Sometimes tenants fall in love with their rental home so much that they want to buy it. They may want to approach their landlord with an offer or their landlord may have offered them ‘first refusal’ before they go onto the open market.

With various initiatives in place to help first time buyers onto the ladder, it’s something we are starting to see more of (especially when there were stamp duty holidays), and it can actually have its benefits – no need to spend money on a removal company for example, and you won’t have other buyers as competition!

Having helped some of our own tenants purchase theirs, our team at Hancock & Partners thought we’d let you know what your options are, to help you get the ball rolling…

Approaching your landlord with an offer

Ask your landlord if they plan to sell up in the near future, and if so, would they consider selling now to you. If they say yes then great, but if they say they don’t plan to sell for a few years yet, ask them if they would be willing to give you first refusal before launching to the open market. If you don’t have direct contact with your landlord, have a chat with the management company to see if they would contact them on your behalf.

Research the costs of owning your own home

You will already know what your energy bills, council tax and water charges are going to be – these shouldn’t change – but there are other costs to consider. You will have a mortgage to pay each month for example. Often this is less than what you are paying in rent, but it’s not always. Other expenses include a deposit, maintenance of the home, any renovation works, legal fees, mortgage lenders and stamp duty.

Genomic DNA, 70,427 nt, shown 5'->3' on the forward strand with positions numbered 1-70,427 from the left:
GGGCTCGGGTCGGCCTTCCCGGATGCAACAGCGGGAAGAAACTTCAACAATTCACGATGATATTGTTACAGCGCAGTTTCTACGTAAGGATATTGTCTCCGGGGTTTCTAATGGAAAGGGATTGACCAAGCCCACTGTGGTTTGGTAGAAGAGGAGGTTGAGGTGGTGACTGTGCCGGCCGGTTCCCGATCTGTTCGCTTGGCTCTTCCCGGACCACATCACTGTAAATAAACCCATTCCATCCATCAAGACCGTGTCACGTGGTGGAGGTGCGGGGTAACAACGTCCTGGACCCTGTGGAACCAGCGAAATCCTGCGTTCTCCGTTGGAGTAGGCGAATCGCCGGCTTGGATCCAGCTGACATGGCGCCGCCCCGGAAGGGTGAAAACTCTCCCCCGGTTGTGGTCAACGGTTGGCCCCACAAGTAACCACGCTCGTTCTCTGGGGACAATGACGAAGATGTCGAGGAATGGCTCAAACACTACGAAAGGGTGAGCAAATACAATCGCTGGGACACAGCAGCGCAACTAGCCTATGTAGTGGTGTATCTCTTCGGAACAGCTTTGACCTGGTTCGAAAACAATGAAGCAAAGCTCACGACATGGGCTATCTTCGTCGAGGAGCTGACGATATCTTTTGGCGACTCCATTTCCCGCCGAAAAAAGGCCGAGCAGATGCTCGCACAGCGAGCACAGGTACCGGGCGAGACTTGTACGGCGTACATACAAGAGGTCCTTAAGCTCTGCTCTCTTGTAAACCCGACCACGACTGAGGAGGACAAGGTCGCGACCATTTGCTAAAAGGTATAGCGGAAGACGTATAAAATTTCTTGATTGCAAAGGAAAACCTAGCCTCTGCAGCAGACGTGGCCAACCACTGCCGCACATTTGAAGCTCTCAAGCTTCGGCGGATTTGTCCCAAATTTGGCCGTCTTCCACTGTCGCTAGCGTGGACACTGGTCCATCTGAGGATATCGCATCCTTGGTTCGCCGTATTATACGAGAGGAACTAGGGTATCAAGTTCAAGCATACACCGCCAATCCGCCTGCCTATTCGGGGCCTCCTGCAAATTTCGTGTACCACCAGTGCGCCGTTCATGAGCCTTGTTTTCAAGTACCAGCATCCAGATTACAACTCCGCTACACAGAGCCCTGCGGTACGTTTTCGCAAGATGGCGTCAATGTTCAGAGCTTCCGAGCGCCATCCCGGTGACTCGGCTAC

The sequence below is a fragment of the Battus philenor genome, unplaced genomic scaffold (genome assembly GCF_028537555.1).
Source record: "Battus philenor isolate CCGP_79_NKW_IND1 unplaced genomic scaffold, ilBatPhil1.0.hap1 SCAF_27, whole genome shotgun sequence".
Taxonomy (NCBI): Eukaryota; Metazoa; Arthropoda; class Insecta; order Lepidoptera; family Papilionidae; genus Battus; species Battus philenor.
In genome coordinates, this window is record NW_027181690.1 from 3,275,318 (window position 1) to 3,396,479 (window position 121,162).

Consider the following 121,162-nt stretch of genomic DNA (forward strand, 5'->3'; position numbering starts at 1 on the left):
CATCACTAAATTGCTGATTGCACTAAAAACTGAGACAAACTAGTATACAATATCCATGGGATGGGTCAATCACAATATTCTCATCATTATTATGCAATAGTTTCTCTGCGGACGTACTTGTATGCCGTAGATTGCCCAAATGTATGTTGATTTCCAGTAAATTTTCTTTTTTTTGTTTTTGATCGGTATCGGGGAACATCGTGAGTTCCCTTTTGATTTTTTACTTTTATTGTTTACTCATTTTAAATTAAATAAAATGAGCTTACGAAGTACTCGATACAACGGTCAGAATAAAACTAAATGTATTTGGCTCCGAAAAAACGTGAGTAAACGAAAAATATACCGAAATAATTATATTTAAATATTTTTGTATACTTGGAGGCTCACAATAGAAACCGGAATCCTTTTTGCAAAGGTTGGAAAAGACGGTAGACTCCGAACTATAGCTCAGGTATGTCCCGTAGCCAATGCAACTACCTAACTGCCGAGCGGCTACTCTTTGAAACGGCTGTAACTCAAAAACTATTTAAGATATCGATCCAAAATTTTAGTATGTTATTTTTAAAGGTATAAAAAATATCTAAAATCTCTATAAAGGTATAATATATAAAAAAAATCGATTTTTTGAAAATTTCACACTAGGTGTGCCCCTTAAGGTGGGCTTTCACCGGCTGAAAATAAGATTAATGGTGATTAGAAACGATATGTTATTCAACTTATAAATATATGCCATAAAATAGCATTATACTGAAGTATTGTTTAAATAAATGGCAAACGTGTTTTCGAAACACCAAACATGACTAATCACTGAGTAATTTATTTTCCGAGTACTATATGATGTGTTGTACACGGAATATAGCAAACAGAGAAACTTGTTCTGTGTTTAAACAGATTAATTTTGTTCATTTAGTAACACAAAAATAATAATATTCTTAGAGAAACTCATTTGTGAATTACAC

Find out how much your home is worth

Do your research to find out what the property might be worth, before making an offer. Have a look on property portals to see how much similar flats or houses in the local area are selling for. Some of them may be able to show you the price history of your property too. Your landlord will get a valuation done anyway should they want to sell, but it’s also worth you finding out too so you know what would be a sensible and tempting offer for your landlord. You could ask your managing agent if they have a sales department to help with giving an approximate value.

Do you need a mortgage?

Do your research online as there’s a plethora of sites that compare mortgages – don’t just look at mainstream banks. It’s worth finding a good mortgage broker because they will be able to find the best product for your situation, often finding mortgages that you can’t find online or have been refused for by others. They’ll also only give you options that you’re most likely be accepted for. This is useful because if you apply for mortgages and are then rejected, it will impact your credit score. You will probably have to pay them a small fee, but it can be worth it if it saves you time, money and stress. Ideally you want to have already got a mortgage in principle before you make an offer to your landlord, as this will demonstrate that you are serious and not wasting their time.